The Palace of the Tsar Alexey Mikhailovich in Kolomenskoye is a monument of art and every-day life of the last and brightest period of Moscow Tsardom, the period from which modernRussiatakes its roots. This example of a peculiar style that consists in a successful synthesis of pre-Petrine Russian traditions and those ofWestern Europeis noted for a high skill of masters, ornamentality and a deep-toned and rousing artistic polyphony reached by a great variety of techniques and materials applied and creating altogether a joyful and fairy-tale-like atmosphere.
The palace that was referred to by contemporaries as the Eighth Wonder of the Word has survived in the national memory and is mentioned or depicted n numerous documents, memoires, inventories, paintings, plans, drawings and models preserved in Russian and West European archives and museums.
The artistic reconstruction of interiors was based on thorough research of historical sources as well as a wide range of authentic prototypes, the main accent being made on accuracy and reliability of documents. The interior exposition is located in 24 reconstructed chambers of the Tsar’s, Tsarina’s and Tsareviches’ (the Tsar’s sons’) towers. The design of each chamber lies in harmony with its function (gala reception halls, personal chambers).
The interior décor is bright and varied: here you will find intricate carving on architraves and window and door cornices, the glistening enamel of tiled ovens, the twinkling mica and glass windows, colourful polyphony of wall and ceiling paintings and ornamental tissue upholstery of furniture and walls, ornaments on carpets; a bright light comes from unique lanterns reconstructed after Russian and West European authentic prototypes of XVII and XVIII century. All this rich décor turns the Tsar’s chambers into a small world, joyful and somewhat fairy-tale-like and unreal.
The motifs used in interior painting include ornaments, narrative painting and ancient mythological characters. The contents were determined thanks to XVII and XVIII century inventories and descriptions of the court poet Simeon Polotsky who refers the four parts (directions) of the world, the Celestial Zodiac, the seasons and numerous colour. In the texts one can find ancient hoer’s names: Julius Caesar, Alexander of Macedon and his eternal antagonists Darius III ofPersiaand Porus of India (ornaments including the heroes motifs were made in the Study-room of Tsar Alexey Mikhailovich.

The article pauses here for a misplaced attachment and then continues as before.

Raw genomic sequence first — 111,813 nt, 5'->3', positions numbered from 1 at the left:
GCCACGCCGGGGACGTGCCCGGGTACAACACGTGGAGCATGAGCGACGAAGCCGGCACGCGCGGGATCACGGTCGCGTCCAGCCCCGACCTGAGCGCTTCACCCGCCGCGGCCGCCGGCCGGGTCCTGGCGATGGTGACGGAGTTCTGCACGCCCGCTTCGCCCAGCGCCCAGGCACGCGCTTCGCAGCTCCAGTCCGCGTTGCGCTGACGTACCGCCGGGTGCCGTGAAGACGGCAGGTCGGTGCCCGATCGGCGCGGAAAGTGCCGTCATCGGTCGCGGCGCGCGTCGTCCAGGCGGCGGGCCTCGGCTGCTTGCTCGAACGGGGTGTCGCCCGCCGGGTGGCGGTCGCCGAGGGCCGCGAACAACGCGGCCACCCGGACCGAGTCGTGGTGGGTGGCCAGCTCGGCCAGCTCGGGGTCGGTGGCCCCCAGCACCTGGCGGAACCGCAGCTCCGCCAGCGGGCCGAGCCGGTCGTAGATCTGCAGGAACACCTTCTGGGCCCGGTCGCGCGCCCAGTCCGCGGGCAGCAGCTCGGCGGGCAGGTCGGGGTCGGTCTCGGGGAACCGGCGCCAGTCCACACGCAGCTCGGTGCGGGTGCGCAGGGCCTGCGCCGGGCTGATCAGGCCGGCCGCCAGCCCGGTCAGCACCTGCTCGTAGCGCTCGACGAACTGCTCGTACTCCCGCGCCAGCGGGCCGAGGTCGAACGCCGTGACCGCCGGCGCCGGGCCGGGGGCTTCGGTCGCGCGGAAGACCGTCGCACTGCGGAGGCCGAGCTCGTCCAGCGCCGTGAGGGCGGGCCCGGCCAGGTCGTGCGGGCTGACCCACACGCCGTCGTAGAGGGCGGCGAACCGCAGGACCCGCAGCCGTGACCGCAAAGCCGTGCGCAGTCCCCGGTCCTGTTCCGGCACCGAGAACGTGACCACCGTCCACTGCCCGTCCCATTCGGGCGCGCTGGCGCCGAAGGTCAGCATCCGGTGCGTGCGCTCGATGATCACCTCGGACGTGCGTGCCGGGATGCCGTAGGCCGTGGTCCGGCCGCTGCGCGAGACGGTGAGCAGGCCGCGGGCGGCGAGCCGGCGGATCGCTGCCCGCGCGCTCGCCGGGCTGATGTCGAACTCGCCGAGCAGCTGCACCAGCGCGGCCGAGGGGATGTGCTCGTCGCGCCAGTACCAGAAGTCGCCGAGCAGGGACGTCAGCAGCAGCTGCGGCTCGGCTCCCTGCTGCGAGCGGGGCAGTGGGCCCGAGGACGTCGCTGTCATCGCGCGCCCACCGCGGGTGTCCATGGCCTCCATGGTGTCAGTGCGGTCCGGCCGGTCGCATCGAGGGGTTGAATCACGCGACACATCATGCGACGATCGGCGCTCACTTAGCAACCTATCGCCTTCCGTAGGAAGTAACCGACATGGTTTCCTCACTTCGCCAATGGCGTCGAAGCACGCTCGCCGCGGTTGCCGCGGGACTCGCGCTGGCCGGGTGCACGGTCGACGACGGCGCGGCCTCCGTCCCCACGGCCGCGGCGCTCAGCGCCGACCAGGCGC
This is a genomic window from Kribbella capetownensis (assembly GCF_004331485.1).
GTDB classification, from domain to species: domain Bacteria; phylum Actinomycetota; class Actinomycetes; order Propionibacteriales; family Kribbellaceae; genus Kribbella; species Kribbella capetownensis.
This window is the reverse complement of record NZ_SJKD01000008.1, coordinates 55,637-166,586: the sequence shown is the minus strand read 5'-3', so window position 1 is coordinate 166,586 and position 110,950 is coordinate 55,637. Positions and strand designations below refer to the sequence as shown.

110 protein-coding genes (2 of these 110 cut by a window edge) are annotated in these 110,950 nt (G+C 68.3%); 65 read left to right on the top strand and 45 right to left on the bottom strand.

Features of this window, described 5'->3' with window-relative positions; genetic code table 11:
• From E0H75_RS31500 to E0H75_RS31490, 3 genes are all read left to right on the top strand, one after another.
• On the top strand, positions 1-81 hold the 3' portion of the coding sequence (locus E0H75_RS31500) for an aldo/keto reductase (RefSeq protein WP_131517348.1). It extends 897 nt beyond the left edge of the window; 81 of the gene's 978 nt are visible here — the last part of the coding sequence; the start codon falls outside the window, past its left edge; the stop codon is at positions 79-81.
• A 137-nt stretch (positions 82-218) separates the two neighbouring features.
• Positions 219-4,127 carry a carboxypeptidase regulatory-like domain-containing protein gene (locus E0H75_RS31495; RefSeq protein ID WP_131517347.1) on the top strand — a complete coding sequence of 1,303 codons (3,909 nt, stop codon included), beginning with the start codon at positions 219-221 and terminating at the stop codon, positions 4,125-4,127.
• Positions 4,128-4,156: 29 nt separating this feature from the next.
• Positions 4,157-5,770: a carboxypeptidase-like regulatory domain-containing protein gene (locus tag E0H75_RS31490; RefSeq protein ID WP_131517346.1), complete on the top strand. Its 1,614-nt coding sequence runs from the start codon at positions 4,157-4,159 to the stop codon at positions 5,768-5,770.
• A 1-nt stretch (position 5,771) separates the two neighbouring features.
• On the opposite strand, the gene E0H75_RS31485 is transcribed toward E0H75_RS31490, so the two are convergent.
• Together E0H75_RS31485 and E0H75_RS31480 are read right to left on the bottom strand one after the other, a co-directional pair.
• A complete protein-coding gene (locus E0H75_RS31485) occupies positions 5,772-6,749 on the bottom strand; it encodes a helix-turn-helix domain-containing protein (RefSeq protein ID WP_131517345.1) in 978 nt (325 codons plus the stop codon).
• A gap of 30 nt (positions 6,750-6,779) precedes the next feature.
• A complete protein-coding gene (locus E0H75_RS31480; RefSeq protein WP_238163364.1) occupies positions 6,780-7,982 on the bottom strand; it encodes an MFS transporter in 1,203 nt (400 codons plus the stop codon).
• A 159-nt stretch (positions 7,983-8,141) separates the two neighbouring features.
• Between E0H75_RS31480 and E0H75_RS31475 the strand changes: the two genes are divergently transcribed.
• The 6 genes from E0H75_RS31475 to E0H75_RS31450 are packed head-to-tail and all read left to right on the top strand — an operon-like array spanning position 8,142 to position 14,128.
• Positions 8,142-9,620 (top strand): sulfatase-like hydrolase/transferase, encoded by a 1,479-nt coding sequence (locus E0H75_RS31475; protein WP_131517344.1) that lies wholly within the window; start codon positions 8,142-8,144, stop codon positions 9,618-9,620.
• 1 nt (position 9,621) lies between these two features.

On the narrative paintings in Throne chamber of the Tsar’s tower you can see biblical kings David and Solomon (it was not for nothing that Simeon Polotsky compared the palace with “Solomon’s fair chamber”.
Paintings on biblical plots were made after West European engravings (engravings of the well-known Nicolaas Piscator’s Bible served as prototypes for the paintings in the palace). Yet, contemporary artists as well as those working in the XVII century interpreted them adding some national traits.
Like in many palaces of the world, the image of the starry sky with symbols of the Sun and the Moon played a great part in the interior décor. The painting on the Dining chamber ceiling was made after West European authentic prototypes of the XVI and first half of the XVII century. The motif symbolizes the ties between earthly and heavenly power.
In the Tsarina’s Tower you will see paintings related to Four Seasons and the Parables from the Book of Esther that were mentioned in the Kolomenskoye Palace Inventory.
Beside the narrative painting the so-called “herbal painting” with images of birds, beasts and people was widely used to decorate the palace (it can be seen in the Front Hall, Dining chamber, the Tsar’s and the Tsarina’s Throne chambers as well as the lower and upper paces of Front porches).
The interior décor serves is a basis for the expositions that represents a live museum where reconstructed items co-exist with authentic ones coming from the museum collection. In the Cross chamber of the Tsar’s Tower and the Oratory of the Tsarina’s Tower you can see authentic icons and churchware; in the personal chambers of the Tsar and the Tsarina there are tapestries made by French and Flemish masters in the XVII century (Entrance of Alexander the Great into Babylon, Feast at Alcinous and Arete’s Place, and Abraham’s Sacrifice) as well as applied art objects dating back to XVII and XVIII centuries and returned to a genuine context from which they were torn out in a whirlpool of time.